Discovery shares opened up 10% Monday — before the stock tumbled into negative territory by 10:45 a.m. ET. The stock had fallen 4.6% as of 2 p.m. ET, amid a broader market decline. Shares of Discovery closed down 5% for the day Monday, to $33.86 apiece.
Shares of AT&T, which will receive $43 billion in cash as part of offloading WarnerMedia into the new venture, popped as much as 5% early on. The price drifted down and shares were trading +1% as of midday before they closed down 2.6% at $31.39 per share.
Comcast stock fell 5.5% Monday and Charter Communications declined 3.3%, while Disney shares dropped 2.1% and Netflix closed down 0.9%.
The drop in Discovery’s stock comes after it had a major sell-off in March (as did ViacomCBS shares) precipitated by analyst downgrades and a forced trade of billions of dollars worth of shares by an investment firm.
Under the terms of the AT&T-Discovery pact, AT&T shareholders would hold 71% of the new company, while Discovery shareholders would own 29%. The new company also will assume debt carried by WarnerMedia. The deal is expected to close in mid-2022, subject to approval by regulators and Discovery shareholders.
Discovery chief David Zaslav will lead the combined WarnerMedia-Discovery, which is yet unnamed. The two companies claimed the combo will yield at least $3 billion in annual cost synergies — and that the new entity will have more firepower to scale up a global direct-to-consumer streaming business that pulls together assets including HBO Max and Discovery Plus.
“It is abundantly clear why this deal makes strategic sense for each side,” analysts Craig Moffett and Michael Nathanson wrote in a research note Monday.
Discovery’s linear networks will get a lift by the inclusion of CNN for news and TV rights to the NBA, NFL, MLB and NCAA basketball for sports. Per estimates by the MoffettNathanson team, the new company will instantly become the largest home of linear TV impressions, representing 28% of the 2020 U.S. viewing time and 24% of U.S. national advertising. “Better still, it will be under-monetized, as it will generate only 20% of national affiliate fees,” the analysts wrote. “While we rightly worry about the long-term health of TBS and TNT, we would assume that Discovery will move key Turner sports and news content to Discovery Plus, to make it a broader and more attractive offering which will help their ability to grow those more valuable impressions.”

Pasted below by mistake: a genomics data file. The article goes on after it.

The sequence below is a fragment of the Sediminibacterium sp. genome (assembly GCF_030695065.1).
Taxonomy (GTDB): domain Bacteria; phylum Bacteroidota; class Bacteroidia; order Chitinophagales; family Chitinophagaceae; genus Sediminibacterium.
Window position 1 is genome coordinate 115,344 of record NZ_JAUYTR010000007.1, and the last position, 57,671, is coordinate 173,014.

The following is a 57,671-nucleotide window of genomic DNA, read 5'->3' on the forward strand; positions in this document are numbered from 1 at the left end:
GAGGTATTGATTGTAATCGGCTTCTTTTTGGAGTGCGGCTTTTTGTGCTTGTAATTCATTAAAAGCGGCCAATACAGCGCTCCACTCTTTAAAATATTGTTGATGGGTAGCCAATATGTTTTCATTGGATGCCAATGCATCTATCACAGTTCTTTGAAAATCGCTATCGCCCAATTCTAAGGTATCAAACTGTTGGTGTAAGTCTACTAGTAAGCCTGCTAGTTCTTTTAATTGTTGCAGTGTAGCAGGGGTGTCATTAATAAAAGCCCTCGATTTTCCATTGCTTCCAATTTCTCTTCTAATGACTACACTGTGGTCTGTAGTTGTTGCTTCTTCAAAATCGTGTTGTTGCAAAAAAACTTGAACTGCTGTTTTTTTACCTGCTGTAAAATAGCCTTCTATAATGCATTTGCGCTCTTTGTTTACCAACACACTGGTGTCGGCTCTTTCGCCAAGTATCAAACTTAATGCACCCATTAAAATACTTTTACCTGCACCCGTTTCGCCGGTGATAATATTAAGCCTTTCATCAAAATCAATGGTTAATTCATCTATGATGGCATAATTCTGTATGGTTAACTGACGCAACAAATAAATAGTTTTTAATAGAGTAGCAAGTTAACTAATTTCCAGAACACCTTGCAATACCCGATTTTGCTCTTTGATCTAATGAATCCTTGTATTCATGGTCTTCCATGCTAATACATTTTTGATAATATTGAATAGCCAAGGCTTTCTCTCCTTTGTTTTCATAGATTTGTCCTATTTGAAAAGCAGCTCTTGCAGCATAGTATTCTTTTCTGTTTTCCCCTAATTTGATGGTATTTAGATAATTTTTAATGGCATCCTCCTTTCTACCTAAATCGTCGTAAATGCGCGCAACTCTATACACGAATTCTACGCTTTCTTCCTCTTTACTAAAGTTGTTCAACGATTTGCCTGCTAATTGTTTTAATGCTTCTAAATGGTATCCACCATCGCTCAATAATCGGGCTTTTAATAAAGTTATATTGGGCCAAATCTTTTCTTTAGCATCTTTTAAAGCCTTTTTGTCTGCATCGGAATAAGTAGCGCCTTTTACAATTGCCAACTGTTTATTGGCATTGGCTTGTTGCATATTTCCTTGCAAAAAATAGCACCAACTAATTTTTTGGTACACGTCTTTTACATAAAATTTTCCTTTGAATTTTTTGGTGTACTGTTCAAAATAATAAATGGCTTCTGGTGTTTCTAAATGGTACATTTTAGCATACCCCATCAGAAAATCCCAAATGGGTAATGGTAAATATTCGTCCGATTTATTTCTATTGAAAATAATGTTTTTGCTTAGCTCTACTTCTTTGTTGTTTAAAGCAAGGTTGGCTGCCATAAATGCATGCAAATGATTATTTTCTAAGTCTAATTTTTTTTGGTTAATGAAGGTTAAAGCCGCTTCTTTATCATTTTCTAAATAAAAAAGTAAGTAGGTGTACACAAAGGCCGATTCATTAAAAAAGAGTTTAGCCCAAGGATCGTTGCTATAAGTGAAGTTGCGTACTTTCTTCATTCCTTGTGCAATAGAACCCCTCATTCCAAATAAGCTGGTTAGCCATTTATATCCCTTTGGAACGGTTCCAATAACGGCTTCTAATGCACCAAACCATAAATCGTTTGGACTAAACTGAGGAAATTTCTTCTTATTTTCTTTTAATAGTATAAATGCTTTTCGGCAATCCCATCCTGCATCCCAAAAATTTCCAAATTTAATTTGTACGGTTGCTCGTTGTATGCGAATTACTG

For AT&T, while the timing of its deal to spin off WarnerMedia was surprising, “the action was not,” per Moffett and Nathanson. “The market was never going apply a Disney-like multiple (say, by using on 2024 revenue multiple for HBO Max) that would give AT&T full sum-of-the-parts credit for the potential value of HBO Max.”
Ultimately, AT&T was faced will the choice of whether it would invest in 5G wireless networks or HBO Max. The telco’s balance sheet, the MoffettNathanson team pointed out, did not allow for an aggressive push on both fronts.
Another take on the Discovery-WarnerMedia deal came from Bernstein Research’s Todd Juenger, who wrote that “desperate times lead to desperate actions.”
“We think this merger idea would be an explicit acknowledgement that neither company believes it can succeed in the streaming future alone,” Juenger wrote. “We don’t blame them for doing something, collecting some synergies, giving themselves more options. It’s better than doing nothing. But whether this idea is ‘better than nothing’ is not the operative question.”
Taking two businesses where the vast majority of the cash flow is derived from linear TV — a “structurally impaired business,” according to Juenger — “does not create a better business,” the analyst wrote. In terms of future options, he added, “it’s not clear how the streaming offerings would be combined/packaged together, and how that creates a new product(s) which would lead to a consumer proposition that would attract more subs at higher ARPU at higher margin.”